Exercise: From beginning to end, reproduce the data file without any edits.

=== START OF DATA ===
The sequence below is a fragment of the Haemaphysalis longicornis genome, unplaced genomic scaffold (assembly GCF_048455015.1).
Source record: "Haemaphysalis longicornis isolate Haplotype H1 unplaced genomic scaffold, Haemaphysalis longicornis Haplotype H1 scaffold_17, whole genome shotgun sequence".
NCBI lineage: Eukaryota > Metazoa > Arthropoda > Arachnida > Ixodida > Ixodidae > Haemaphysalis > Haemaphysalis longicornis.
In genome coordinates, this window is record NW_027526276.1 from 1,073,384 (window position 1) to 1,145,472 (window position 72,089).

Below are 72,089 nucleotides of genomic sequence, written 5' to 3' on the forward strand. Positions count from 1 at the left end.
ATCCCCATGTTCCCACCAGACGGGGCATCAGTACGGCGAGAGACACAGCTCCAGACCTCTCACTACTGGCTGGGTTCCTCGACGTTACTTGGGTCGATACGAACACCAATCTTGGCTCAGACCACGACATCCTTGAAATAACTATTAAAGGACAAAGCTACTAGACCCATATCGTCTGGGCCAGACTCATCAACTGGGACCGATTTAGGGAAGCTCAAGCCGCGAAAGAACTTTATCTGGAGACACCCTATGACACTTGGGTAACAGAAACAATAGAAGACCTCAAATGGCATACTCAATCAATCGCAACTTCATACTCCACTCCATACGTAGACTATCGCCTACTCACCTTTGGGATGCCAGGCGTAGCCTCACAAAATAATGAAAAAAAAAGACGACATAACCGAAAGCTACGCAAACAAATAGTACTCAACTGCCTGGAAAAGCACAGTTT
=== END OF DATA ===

The sequence below is a fragment of the Haemaphysalis longicornis genome, unplaced genomic scaffold (assembly GCF_048455015.1).
Source record: "Haemaphysalis longicornis isolate Haplotype H1 unplaced genomic scaffold, Haemaphysalis longicornis Haplotype H1 scaffold_17, whole genome shotgun sequence".
NCBI lineage: Eukaryota > Metazoa > Arthropoda > Arachnida > Ixodida > Ixodidae > Haemaphysalis > Haemaphysalis longicornis.
In genome coordinates, this window is record NW_027526276.1 from 1,073,384 (window position 1) to 1,145,472 (window position 72,089).

Below are 72,089 nucleotides of genomic sequence, written 5' to 3' on the forward strand. Positions count from 1 at the left end.
ATCCCCATGTTCCCACCAGACGGGGCATCAGTACGGCGAGAGACACAGCTCCAGACCTCTCACTACTGGCTGGGTTCCTCGACGTTACTTGGGTCGATACGAACACCAATCTTGGCTCAGACCACGACATCCTTGAAATAACTATTAAAGGACAAAGCTACTAGACCCATATCGTCTGGGCCAGACTCATCAACTGGGACCGATTTAGGGAAGCTCAAGCCGCGAAAGAACTTTATCTGGAGACACCCTATGACACTTGGGTAACAGAAACAATAGAAGACCTCAAATGGCATACTCAATCAATCGCAACTTCATACTCCACTCCATACGTAGACTATCGCCTACTCACCTTTGGGATGCCAGGCGTAGCCTCACAAAATAATGAAAAAAAAAGACGACATAACCGAAAGCTACGCAAACAAATAGTACTCAACTGCCTGGAAAAGCACAGTTT